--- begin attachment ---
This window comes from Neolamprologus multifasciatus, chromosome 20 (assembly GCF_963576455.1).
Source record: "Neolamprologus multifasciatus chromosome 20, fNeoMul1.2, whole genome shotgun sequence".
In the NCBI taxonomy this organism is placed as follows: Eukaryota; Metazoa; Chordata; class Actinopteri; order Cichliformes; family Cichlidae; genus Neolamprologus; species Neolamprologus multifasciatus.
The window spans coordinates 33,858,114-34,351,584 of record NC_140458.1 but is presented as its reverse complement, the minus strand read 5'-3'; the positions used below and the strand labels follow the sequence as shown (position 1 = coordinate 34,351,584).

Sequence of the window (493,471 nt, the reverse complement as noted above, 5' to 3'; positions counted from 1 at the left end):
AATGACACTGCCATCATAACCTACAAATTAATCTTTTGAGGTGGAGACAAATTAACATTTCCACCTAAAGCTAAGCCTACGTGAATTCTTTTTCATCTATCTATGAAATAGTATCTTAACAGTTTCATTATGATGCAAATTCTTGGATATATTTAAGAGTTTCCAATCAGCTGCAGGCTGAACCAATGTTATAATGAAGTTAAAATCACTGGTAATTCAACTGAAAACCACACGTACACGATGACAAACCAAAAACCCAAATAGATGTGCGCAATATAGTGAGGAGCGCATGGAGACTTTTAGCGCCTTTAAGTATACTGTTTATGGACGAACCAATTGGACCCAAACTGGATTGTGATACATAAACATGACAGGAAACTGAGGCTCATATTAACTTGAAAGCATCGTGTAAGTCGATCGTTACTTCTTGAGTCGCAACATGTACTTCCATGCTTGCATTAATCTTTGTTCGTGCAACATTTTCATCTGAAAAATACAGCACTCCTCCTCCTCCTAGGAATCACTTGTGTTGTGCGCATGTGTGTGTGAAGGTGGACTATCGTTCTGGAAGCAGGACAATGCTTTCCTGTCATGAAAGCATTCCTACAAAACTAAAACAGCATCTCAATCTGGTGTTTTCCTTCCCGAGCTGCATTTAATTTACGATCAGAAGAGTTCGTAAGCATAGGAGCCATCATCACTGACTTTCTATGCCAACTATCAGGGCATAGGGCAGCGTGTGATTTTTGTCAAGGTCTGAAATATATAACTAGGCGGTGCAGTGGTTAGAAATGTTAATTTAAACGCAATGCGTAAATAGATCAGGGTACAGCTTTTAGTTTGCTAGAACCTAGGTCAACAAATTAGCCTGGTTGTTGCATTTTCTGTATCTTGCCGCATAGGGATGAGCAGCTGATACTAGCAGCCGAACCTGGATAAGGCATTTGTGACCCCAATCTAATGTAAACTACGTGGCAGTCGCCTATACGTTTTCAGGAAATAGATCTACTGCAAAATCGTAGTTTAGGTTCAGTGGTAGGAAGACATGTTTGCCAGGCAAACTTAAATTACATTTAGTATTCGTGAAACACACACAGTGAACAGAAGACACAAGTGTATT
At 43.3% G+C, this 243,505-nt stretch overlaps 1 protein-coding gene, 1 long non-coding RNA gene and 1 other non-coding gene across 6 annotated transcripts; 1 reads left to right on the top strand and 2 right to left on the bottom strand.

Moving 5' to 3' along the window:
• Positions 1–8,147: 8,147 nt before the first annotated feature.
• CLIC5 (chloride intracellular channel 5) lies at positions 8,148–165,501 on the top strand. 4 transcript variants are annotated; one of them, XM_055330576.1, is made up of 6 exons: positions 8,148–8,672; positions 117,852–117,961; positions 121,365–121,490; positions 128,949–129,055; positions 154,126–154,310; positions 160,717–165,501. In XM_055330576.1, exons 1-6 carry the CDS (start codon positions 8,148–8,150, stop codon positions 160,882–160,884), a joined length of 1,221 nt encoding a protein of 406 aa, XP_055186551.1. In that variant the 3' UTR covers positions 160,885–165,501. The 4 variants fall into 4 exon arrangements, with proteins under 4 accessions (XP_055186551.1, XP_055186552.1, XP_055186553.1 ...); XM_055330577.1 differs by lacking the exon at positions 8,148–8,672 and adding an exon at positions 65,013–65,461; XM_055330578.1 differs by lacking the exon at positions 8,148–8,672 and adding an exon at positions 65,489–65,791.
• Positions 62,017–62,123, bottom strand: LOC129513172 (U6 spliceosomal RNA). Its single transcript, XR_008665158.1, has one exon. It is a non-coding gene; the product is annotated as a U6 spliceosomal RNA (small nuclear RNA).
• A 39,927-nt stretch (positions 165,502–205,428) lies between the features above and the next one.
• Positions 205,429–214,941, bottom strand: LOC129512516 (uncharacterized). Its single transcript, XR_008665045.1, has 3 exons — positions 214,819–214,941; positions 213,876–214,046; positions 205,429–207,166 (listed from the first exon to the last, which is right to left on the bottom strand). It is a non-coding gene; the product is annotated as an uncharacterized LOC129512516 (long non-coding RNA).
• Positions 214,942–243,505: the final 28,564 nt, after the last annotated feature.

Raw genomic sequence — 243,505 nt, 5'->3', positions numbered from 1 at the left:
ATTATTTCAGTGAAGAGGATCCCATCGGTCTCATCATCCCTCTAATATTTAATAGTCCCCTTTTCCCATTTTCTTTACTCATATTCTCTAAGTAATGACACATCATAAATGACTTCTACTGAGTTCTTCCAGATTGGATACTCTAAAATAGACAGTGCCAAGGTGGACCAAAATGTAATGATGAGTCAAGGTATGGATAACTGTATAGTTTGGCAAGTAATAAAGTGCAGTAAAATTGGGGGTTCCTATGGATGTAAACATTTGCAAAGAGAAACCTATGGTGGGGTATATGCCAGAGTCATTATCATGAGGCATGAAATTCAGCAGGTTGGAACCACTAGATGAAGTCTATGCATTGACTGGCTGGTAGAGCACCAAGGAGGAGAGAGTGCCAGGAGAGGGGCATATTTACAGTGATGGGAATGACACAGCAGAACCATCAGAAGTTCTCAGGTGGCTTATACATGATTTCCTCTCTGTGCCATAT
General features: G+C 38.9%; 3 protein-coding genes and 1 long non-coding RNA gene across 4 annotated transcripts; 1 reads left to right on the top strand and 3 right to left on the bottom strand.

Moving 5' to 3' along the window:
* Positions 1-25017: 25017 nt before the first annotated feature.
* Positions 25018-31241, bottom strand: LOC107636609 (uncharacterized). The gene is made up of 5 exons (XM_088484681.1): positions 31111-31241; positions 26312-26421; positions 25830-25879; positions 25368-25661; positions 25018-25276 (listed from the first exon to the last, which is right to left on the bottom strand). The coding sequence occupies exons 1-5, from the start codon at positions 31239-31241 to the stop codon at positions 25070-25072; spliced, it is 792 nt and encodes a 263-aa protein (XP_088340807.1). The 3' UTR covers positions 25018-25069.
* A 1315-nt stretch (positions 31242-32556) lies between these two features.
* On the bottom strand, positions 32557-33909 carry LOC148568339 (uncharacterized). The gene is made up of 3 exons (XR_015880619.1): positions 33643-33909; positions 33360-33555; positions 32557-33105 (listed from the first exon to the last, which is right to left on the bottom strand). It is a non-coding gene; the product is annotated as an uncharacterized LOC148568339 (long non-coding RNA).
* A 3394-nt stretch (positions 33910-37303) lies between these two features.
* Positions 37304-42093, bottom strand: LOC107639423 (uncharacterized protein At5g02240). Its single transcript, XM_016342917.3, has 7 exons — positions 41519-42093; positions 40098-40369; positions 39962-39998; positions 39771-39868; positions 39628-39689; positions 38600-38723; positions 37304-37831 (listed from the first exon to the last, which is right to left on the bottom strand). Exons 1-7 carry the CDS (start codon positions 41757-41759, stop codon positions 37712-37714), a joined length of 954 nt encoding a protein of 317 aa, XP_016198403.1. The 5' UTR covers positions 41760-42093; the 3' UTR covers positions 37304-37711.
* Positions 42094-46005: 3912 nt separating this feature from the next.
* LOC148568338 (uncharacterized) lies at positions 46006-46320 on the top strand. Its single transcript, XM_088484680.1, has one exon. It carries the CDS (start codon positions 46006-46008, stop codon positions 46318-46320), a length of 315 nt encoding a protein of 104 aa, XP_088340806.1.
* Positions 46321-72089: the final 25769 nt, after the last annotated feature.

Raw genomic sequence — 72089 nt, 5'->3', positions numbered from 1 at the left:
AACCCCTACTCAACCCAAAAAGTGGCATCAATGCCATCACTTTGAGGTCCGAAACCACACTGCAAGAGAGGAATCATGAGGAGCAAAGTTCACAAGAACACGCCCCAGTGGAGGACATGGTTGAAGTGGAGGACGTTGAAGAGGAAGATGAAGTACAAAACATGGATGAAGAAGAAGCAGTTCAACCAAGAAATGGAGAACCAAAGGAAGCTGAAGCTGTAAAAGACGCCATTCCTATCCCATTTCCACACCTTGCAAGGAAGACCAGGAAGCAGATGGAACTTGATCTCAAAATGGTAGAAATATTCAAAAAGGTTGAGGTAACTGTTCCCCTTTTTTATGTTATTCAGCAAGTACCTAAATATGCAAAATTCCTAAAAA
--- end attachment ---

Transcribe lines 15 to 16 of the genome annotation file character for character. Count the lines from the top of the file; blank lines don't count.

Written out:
Raw genomic sequence — 243,505 nt, 5'->3', positions numbered from 1 at the left:
ATTATTTCAGTGAAGAGGATCCCATCGGTCTCATCATCCCTCTAATATTTAATAGTCCCCTTTTCCCATTTTCTTTACTCATATTCTCTAAGTAATGACACATCATAAATGACTTCTACTGAGTTCTTCCAGATTGGATACTCTAAAATAGACAGTGCCAAGGTGGACCAAAATGTAATGATGAGTCAAGGTATGGATAACTGTATAGTTTGGCAAGTAATAAAGTGCAGTAAAATTGGGGGTTCCTATGGATGTAAACATTTGCAAAGAGAAACCTATGGTGGGGTATATGCCAGAGTCATTATCATGAGGCATGAAATTCAGCAGGTTGGAACCACTAGATGAAGTCTATGCATTGACTGGCTGGTAGAGCACCAAGGAGGAGAGAGTGCCAGGAGAGGGGCATATTTACAGTGATGGGAATGACACAGCAGAACCATCAGAAGTTCTCAGGTGGCTTATACATGATTTCCTCTCTGTGCCATAT